Big Data and Analytics Explained (Video)
Big Data and Analytics are not just buzzwords, in this video, from Harvard Business Review you’ll get to know the meanings, definitions, types, and why they could be a key competitive advantage for your company.
What are the Big Data Analytics Definitions?
- Big data refers to the vast volumes and types of information that companies can collect from both internal and external then process it using high-tech systems and applications.
- Analytics is the use of math and statistics to derive meaning from data in order to make a better business decision.
What are Data Analytics Types?
- Descriptive analytics: include for example dashboards, scorecards, and alerts. They describe what happened in the past.
- Predictive analytics: those are more useful; they use past data to model future outcomes. This may be indicating how customers will spend within a certain period, or how sales would be affected with a certain promotion in question.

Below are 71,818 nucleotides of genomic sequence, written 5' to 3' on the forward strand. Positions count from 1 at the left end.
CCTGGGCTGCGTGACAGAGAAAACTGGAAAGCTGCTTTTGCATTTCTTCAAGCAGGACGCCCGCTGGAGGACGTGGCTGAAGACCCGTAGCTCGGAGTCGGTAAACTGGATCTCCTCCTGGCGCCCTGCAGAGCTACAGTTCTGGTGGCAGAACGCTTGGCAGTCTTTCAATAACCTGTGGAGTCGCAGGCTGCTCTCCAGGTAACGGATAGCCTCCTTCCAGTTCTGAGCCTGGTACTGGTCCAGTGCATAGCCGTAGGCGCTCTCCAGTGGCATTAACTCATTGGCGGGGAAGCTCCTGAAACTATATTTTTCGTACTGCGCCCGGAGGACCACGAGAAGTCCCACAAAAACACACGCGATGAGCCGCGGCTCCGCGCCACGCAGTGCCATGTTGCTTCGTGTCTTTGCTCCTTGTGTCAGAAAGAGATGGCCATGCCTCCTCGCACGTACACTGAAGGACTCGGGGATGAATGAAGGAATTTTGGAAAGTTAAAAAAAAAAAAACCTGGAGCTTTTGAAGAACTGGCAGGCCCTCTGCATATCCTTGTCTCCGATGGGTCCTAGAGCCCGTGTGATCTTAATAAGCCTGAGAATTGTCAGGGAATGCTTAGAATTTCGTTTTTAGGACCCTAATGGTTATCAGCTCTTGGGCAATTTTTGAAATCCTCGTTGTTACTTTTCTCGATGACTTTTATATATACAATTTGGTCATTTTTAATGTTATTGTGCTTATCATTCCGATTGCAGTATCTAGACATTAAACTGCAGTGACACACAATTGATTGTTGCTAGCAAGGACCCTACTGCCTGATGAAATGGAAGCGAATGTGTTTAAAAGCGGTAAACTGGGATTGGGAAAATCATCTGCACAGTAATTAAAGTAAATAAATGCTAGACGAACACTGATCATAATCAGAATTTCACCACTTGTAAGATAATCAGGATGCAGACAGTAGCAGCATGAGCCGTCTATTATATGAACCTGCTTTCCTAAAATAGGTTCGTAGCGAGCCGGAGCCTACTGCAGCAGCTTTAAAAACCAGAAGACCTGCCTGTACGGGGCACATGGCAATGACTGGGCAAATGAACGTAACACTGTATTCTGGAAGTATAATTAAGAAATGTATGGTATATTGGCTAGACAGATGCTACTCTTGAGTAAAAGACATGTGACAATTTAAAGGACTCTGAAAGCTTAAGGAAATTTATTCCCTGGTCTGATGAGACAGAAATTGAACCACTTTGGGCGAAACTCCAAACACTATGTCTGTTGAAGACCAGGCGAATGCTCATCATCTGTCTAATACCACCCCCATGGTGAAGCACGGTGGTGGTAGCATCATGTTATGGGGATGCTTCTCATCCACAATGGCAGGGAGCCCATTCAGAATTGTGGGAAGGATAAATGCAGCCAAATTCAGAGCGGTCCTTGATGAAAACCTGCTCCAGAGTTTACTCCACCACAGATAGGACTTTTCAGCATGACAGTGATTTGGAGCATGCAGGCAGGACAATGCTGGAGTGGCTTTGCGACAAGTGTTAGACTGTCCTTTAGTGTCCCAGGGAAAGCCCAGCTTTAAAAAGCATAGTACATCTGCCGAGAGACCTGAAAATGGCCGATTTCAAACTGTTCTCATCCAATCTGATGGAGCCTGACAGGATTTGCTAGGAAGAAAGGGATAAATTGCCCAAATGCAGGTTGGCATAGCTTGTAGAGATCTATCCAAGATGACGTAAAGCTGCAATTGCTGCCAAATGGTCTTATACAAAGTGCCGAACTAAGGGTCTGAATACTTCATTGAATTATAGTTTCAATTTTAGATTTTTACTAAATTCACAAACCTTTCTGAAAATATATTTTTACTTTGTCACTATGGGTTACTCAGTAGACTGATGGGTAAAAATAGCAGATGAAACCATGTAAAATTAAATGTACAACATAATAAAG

- Prescriptive analytics: those are the most advanced ones; they use techniques like optimization or a/b testing to advise decision makers on the best decision or act that can be done.
How can the big data and analytics help your organization gaining a competitive advantage?
Organizations who succeed to combine big data with effective analytics could have one of the key competitive advantages for the current age. In fact, several requirements should be thought it is known as the DELTA model:
- Data: the data must first be clean, common, integrated and accessible in a central data warehouse.
- Enterprise: an enterprise-wide focus with key data systems and analytics resources available to the whole firm, not just isolated teams.
- Leadership: leaders should fully embrace data analytics and lead the company’s culture toward fact-based decision making.
- Targets: data and analytics teams must be dedicated for very specific targets (such as marketing or supply chain), over time, the use of analytics and analytical decision making will expand across the whole organization. But the start should be always with a targeted project that can display real results on the bottom line.
- Analysts: organizations can’t become more analytical without analysts located throughout the company and across all functions.